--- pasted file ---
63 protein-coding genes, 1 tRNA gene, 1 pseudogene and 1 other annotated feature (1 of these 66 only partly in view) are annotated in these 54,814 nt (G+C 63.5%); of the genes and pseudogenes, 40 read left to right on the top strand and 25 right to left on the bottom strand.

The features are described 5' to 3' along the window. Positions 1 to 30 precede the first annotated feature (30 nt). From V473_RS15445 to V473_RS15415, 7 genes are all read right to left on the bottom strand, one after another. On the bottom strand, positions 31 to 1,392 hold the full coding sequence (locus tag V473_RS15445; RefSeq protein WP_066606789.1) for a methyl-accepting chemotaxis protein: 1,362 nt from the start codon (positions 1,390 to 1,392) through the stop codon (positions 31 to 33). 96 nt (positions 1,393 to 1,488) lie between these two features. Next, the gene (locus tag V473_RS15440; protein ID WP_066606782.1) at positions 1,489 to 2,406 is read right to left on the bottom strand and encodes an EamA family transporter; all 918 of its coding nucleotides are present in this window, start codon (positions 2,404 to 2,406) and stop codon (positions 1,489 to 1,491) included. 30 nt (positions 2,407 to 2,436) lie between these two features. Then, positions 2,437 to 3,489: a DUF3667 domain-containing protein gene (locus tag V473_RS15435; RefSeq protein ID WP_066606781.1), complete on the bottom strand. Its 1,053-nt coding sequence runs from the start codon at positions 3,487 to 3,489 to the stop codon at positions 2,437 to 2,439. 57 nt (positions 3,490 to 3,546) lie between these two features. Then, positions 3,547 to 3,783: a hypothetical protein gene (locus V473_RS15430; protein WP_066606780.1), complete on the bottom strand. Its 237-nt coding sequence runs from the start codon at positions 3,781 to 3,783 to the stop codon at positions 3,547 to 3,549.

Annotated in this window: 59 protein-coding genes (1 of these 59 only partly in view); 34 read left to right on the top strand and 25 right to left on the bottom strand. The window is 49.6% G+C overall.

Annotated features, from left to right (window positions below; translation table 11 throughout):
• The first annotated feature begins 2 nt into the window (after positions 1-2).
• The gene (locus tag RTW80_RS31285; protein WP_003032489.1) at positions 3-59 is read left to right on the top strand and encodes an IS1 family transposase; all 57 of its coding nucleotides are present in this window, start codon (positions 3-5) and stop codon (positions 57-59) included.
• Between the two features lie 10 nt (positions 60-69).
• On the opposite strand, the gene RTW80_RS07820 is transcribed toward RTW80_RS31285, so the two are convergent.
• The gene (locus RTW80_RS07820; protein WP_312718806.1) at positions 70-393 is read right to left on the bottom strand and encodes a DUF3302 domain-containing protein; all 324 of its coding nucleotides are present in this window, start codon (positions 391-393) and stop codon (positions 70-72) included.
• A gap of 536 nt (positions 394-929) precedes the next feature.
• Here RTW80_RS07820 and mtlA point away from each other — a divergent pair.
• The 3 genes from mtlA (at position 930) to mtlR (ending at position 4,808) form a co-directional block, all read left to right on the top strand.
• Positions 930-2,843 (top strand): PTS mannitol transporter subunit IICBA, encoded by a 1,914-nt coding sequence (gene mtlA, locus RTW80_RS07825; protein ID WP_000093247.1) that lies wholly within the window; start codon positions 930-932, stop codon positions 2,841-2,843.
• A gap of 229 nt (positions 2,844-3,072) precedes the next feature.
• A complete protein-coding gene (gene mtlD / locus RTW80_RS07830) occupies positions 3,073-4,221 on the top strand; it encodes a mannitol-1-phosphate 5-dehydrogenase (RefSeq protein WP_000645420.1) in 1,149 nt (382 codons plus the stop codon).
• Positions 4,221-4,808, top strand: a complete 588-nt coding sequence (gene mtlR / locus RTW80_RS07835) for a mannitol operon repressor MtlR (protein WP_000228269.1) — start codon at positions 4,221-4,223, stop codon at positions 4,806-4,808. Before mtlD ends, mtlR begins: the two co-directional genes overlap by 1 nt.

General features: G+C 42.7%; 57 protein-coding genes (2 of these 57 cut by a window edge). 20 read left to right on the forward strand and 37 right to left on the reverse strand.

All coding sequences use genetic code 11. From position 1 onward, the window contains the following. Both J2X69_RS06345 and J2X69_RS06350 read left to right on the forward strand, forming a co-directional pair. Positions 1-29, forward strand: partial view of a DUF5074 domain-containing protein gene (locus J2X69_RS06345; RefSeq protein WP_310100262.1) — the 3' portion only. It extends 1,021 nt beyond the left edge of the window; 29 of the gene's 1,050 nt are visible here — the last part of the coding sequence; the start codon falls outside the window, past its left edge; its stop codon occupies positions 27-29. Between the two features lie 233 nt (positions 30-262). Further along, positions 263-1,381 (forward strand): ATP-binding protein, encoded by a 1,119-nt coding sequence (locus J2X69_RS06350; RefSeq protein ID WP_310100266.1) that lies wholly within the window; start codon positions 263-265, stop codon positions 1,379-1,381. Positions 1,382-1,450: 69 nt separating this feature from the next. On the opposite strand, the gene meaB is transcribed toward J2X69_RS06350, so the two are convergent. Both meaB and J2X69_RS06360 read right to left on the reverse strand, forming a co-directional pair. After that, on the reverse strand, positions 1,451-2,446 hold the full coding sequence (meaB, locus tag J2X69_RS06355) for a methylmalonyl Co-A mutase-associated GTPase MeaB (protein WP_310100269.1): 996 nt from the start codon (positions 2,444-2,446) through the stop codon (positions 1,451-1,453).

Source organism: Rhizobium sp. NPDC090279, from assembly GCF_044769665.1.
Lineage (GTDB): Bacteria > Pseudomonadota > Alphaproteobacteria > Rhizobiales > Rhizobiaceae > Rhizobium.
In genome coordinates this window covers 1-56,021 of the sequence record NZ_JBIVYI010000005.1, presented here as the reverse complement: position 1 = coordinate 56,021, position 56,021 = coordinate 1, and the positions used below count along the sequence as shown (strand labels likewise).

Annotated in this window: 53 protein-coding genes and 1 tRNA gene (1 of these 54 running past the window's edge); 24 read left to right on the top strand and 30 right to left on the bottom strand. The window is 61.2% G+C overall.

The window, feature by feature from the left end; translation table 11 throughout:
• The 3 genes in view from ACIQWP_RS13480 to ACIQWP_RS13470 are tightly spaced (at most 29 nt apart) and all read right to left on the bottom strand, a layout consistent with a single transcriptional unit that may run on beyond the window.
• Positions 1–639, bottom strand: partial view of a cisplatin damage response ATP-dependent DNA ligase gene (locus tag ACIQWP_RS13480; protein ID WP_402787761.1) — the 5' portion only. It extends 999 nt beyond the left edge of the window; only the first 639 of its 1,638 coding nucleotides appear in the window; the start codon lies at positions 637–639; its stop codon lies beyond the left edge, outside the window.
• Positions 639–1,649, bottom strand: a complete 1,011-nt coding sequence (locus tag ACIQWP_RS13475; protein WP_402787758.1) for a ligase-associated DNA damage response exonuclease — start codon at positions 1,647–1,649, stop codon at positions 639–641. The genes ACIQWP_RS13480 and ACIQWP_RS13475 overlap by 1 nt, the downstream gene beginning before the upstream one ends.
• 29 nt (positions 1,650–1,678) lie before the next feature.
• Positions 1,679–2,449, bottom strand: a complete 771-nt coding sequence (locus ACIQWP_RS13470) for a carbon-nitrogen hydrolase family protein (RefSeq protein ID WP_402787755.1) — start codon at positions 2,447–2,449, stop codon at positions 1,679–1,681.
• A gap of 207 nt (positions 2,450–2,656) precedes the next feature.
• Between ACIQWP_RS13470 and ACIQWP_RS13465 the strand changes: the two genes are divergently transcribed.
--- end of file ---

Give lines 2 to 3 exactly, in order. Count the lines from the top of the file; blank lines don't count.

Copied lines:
The features are described 5' to 3' along the window. Positions 1 to 30 precede the first annotated feature (30 nt). From V473_RS15445 to V473_RS15415, 7 genes are all read right to left on the bottom strand, one after another. On the bottom strand, positions 31 to 1,392 hold the full coding sequence (locus tag V473_RS15445; RefSeq protein WP_066606789.1) for a methyl-accepting chemotaxis protein: 1,362 nt from the start codon (positions 1,390 to 1,392) through the stop codon (positions 31 to 33). 96 nt (positions 1,393 to 1,488) lie between these two features. Next, the gene (locus tag V473_RS15440; protein ID WP_066606782.1) at positions 1,489 to 2,406 is read right to left on the bottom strand and encodes an EamA family transporter; all 918 of its coding nucleotides are present in this window, start codon (positions 2,404 to 2,406) and stop codon (positions 1,489 to 1,491) included. 30 nt (positions 2,407 to 2,436) lie between these two features. Then, positions 2,437 to 3,489: a DUF3667 domain-containing protein gene (locus tag V473_RS15435; RefSeq protein ID WP_066606781.1), complete on the bottom strand. Its 1,053-nt coding sequence runs from the start codon at positions 3,487 to 3,489 to the stop codon at positions 2,437 to 2,439. 57 nt (positions 3,490 to 3,546) lie between these two features. Then, positions 3,547 to 3,783: a hypothetical protein gene (locus V473_RS15430; protein WP_066606780.1), complete on the bottom strand. Its 237-nt coding sequence runs from the start codon at positions 3,781 to 3,783 to the stop codon at positions 3,547 to 3,549.

Annotated in this window: 59 protein-coding genes (1 of these 59 only partly in view); 34 read left to right on the top strand and 25 right to left on the bottom strand. The window is 49.6% G+C overall.